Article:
Sunday 29 March 2020

Cold Comparisons

By Michael Hoskin, friend of the blog
Science fiction has long been a genre that is rife with references to previous works. As Jo Walton has noted, the genre is often in conversation with itself.

The new ideas of the genre are often ones that are built upon decades of previous works. As I’ve previously written, to a great extent the genre depends on it; if Karel Čapek’s R.U.R. were the only created work on robots, we would have been denied the works of Asimov, Star Wars, and more.

Some works make no attempt to camouflage the works which inspired them – look at any number of
L. Sprague de Camp at Boskone 9
(Image via NESFA)
the pastiche works in the genre, from Manly Wade Wellman’s Sherlock Holmes’s War of the Worlds to L. Sprague De Camp’s Conan of the Isles.

It is interesting to note however, that some works are written even more directly as a commentary on another piece of speculative fiction. There is value in examining how these works offer direct counterpoints to the works they interrogate. 

Tom Godwin’s 1954 story ‘The Cold Equations’ is among the most heavily criticized works in the genre because so many people are unsatisfied by the very premise of the story. It tells of an astronaut who finds a stowaway aboard his ship; due to the precise fuel calculations of his vessel, he cannot afford to bring the stowaway to his destination – therefore, the stowaway must die.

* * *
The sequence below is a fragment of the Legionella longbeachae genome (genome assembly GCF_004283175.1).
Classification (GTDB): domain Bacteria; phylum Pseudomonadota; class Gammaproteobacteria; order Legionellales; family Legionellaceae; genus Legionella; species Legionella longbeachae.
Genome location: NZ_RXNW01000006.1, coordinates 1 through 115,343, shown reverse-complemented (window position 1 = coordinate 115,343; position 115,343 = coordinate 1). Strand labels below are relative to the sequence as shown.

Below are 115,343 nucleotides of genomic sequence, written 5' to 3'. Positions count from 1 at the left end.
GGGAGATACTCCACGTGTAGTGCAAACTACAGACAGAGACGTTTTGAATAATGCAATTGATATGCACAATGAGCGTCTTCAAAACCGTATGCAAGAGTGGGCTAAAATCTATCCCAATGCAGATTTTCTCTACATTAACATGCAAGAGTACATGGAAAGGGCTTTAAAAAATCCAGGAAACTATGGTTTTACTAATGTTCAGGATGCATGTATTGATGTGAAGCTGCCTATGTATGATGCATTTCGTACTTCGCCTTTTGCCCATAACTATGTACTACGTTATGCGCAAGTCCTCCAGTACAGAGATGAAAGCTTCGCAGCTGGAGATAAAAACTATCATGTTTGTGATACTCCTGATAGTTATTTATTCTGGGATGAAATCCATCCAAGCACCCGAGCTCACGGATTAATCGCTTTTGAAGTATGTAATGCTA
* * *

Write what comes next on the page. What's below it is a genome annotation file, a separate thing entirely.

The dilemma of the story is that the astronaut has no other option but to let the stowaway die. There is no clever solution to the dilemma, no deus ex machina to thwart the dilemma – and so, it has been a subject of great debate over the decades.

In 1991, Don Sakers published his short story ‘The Cold Solution’ as a direct response to ‘The Cold Equations.’ This newer story exists in a universe which explicitly references Godwin’s story as an existing piece of fiction. Once again, an astronaut faces a similar dilemma – but not an identical one – and a solution is found (because of the difference in the nature of the stowaway between stories). Sakers wrote the story because he felt “Just as SF once needed to hear that there were times when the girl had to go out of the airlock, in 1991 SF needed to hear that the girl didn't always have to go out the airlock.” It won the Analog award for Best Short Story of 1991.

L. Sprague De Camp was even more prone to criticizing previous works through his fiction. His best-known novel (Lest Darkness Fall, 1941) and best-known short story (‘A Gun for Dinosaur’, 1956) were each written in response to existing works of speculative fiction that De Camp disagreed with, much like Sakers did to Godwin’s story.

Lest Darkness Fall was written in answer to Mark Twain’s A Connecticut Yankee in King Arthur’s Court (1889). Twain’s comedic novel concerns a 19th century man who finds himself in Medieval England and uses his knowledge of the future to alter the past, introducing 19th century inventions hundreds of years in advance. Twain intended to satirize tales of romantic chivalry, but De Camp, at least, was not amused. In De Camp’s Lest Darkness Fall, a 20th century archaeologist time travels to 6th century Rome and uses his foreknowledge to prevent the Roman Empire from collapse.